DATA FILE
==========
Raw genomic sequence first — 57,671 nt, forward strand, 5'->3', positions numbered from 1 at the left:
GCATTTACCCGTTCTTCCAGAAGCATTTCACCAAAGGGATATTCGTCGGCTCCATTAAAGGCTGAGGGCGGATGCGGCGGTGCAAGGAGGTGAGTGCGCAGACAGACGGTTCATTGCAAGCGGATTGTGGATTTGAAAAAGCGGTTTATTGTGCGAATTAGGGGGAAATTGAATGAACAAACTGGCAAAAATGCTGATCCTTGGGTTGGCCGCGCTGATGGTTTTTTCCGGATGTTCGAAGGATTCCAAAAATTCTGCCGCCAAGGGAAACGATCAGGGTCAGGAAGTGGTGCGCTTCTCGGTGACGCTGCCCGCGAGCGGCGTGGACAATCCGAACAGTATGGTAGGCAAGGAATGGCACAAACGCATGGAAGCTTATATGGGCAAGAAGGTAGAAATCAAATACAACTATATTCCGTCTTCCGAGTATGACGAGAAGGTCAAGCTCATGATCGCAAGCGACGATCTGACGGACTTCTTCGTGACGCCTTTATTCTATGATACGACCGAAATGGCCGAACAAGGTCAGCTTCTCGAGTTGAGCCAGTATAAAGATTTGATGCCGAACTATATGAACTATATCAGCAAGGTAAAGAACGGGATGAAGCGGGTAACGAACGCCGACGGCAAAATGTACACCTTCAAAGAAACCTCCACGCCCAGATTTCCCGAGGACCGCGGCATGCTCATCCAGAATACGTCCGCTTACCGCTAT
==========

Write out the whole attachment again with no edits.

Raw genomic sequence first — 57,671 nt, forward strand, 5'->3', positions numbered from 1 at the left:
GCATTTACCCGTTCTTCCAGAAGCATTTCACCAAAGGGATATTCGTCGGCTCCATTAAAGGCTGAGGGCGGATGCGGCGGTGCAAGGAGGTGAGTGCGCAGACAGACGGTTCATTGCAAGCGGATTGTGGATTTGAAAAAGCGGTTTATTGTGCGAATTAGGGGGAAATTGAATGAACAAACTGGCAAAAATGCTGATCCTTGGGTTGGCCGCGCTGATGGTTTTTTCCGGATGTTCGAAGGATTCCAAAAATTCTGCCGCCAAGGGAAACGATCAGGGTCAGGAAGTGGTGCGCTTCTCGGTGACGCTGCCCGCGAGCGGCGTGGACAATCCGAACAGTATGGTAGGCAAGGAATGGCACAAACGCATGGAAGCTTATATGGGCAAGAAGGTAGAAATCAAATACAACTATATTCCGTCTTCCGAGTATGACGAGAAGGTCAAGCTCATGATCGCAAGCGACGATCTGACGGACTTCTTCGTGACGCCTTTATTCTATGATACGACCGAAATGGCCGAACAAGGTCAGCTTCTCGAGTTGAGCCAGTATAAAGATTTGATGCCGAACTATATGAACTATATCAGCAAGGTAAAGAACGGGATGAAGCGGGTAACGAACGCCGACGGCAAAATGTACACCTTCAAAGAAACCTCCACGCCCAGATTTCCCGAGGACCGCGGCATGCTCATCCAGAATACGTCCGCTTACCGCTAT